Photo Cache - you seem to be familiar with them too, is it from your childhood days here or there?

    Linda G - we sure have the same taste for flower colors, but these colors are not common in hot climes.

    SR - that Ruellia colonize well, it easily replaced other weeds and grasses in that roadside. The other lenght of the roadsides are with talahib and cogon but still lovely when already in the photos.

    Roberto Machado Alves - thanks for dropping by. Brazil landscapes are really beautiful which heightens my fancy to visit.

    Gardenwalkgardentalk - I am glad you like my treatment for the curving road. I purposely caught it to enhance the photo value, if it can. thank you.

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  18. Oh such a pretty post! I love those purple/blue flowers! I used to live in the Philippines and I loved my two years there...the country is full of beauty. I am going to be your newest follower!
    Miss Bloomers

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  19. Beautiful flowers - such wonderful color!

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  20. The wildflowers are really very pretty. At first I thought the purple one is a morning glory. Now that I know it's real name, I have updated my 2009 post. I am growing the Creeping Daisy (Wedelia trilobata, syn Complaya trilobata) as a ground cover - refer my current month's GBBD post. It is also known as Rabbit Paw. The resorts and garden cities also uses a lot of this plant.

    I read that both wildflowers originated from Tropical America. Maybe they became naturalised here in our region.

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  21. how beautiful the blues; one I could see the slightly textured/ruffled edging; very pretty. The flowering-grass; it almost looked like little caterpillars marching along the stems; lovely photography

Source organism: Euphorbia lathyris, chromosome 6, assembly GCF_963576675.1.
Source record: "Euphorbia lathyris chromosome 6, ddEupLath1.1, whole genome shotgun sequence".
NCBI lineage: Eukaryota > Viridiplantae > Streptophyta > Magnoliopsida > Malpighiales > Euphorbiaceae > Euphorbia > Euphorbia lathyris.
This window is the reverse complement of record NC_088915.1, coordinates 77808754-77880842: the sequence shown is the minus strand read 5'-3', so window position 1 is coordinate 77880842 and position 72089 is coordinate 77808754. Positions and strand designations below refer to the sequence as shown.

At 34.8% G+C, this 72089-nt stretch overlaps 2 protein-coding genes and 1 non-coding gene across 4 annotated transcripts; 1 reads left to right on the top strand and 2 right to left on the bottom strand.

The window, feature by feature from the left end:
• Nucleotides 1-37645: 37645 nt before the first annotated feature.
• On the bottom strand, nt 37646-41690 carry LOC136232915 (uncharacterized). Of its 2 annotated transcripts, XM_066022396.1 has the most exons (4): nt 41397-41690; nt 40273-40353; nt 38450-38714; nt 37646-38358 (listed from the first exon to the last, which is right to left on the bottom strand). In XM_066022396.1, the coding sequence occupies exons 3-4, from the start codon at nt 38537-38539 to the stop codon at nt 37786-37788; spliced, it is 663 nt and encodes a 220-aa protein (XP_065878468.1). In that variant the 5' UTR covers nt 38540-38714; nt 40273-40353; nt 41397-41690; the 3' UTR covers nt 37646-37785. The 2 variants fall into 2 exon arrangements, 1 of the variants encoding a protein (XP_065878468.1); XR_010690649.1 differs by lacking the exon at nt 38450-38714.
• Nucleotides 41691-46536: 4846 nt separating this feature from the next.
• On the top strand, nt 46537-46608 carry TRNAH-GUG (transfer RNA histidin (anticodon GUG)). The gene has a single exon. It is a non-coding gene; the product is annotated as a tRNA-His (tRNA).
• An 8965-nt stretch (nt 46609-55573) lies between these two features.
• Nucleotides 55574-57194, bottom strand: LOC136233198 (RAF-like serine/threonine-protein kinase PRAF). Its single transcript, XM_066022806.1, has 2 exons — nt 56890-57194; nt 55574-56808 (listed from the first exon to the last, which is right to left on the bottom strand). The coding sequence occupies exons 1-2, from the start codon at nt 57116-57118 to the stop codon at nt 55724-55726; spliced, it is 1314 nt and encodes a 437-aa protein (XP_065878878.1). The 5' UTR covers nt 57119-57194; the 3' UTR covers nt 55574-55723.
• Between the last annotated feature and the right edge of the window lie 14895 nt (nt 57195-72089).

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  22. Andrea, I lived at Clark Air Base /Angeles City. My father was in the military. Enjoyed visiting Baguio, Long Beach and Cebu and Manila while I was there! Someday I would like to visit again.
    Miss Bloomers

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  23. I enjoyed the wild flowers so much. I see the beauty in all flowers but especially in natures garden.
    Blessings, Jeanne

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  24. How cold is it in the morning ? those are lovely shots of the flowers.

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  25. How delightful to see the wildflowers in your part of the world.

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  26. Your first photo is wonderful. Looks like those ruellias are happily taking over the place. Love the sight of the pretty flowers. You have wonderful weather at your place. And wonderful weeds also ;-)

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  27. The Little Red Shop - thanks for dropping by, hope you visit again.

    Sonia - we've exchanged some messages already, and i hope you can visit the country again. You might find it a bit different now as when you left.

    Linda Makiej - i appreciate your visit and comments.

    Autumn Belle - yes they are introduced species from South America, and they are not much welcome here, that's why they are now weeds instead of being cultured in gardens. That is because they are colonizers or invasives, displacing the endemics.

    Carol Meisenhelter - thank you for appreciating, i actually included that grass because also of what you observed, like parading larvae on a stem, and i put my watermark there to be a part of the parade! LOL